Stromal tumors of the stomach begin in supporting connective tissue and are treated differently from gastric cancer. See the PDQ summary on Gastrointestinal Stromal Tumors Treatment for more information.

Additional Information

More Information

Here are some resources for learning more about stomach cancer.


All statistics in this report are based on statistics from SEER and the Centers for Disease Control and Prevention's National Center for Health Statistics. Most can be found within:

Howlader N, Noone AM, Krapcho M, Miller D, Bishop K, Altekruse SF, Kosary CL, Yu M, Ruhl J, Tatalovich Z, Mariotto A, Lewis DR, Chen HS, Feuer EJ, Cronin KA (eds). SEER Cancer Statistics Review, 1975-2013, National Cancer Institute. Bethesda, MD,, based on November 2015 SEER data submission, posted to the SEER web site, April 2016.

Suggested Citation

All material in this report is in the public domain and may be reproduced or copied without permission; citation as to source, however, is appreciated.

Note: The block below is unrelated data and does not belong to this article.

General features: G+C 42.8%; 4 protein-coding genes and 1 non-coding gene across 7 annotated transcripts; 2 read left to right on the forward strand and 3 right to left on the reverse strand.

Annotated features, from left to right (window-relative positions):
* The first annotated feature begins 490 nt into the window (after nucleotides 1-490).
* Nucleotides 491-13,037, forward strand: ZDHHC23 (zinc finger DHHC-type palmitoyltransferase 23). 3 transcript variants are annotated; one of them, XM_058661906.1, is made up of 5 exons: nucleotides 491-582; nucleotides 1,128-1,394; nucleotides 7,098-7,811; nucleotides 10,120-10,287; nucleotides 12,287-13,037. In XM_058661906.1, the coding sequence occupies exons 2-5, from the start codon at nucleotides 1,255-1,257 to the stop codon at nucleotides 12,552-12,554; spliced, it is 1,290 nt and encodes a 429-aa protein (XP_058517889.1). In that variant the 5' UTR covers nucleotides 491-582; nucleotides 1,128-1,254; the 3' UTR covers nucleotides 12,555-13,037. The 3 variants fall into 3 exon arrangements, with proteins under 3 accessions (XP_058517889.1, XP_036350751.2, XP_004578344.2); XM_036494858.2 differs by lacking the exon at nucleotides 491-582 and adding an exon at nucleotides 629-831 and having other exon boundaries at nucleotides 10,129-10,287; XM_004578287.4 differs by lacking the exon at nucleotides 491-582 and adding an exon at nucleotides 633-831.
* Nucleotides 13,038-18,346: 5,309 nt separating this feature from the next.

SEER Cancer Statistics Factsheets: Stomach Cancer. National Cancer Institute. Bethesda, MD,

This factsheet focuses on population statistics that are based on the US population. Because these statistics are based on large groups of people, they cannot be used to predict exactly what will happen to an individual patient. To see tailored statistics, browse the SEER Cancer Statistics Review. To see statistics for a specific state, go to the State Cancer Profiles.

The statistics presented in this factsheet are based on the most recent data available, most of which can be found in the SEER Cancer Statistics Review. In some cases, different year spans may be used. Estimates for the current year are based on past data.

Cancer is a complex topic. There is a wide range of information available. This factsheet does not address causes, symptoms, diagnosis, treatment, follow-up care, or decision making, although it provides links to information in many of these areas.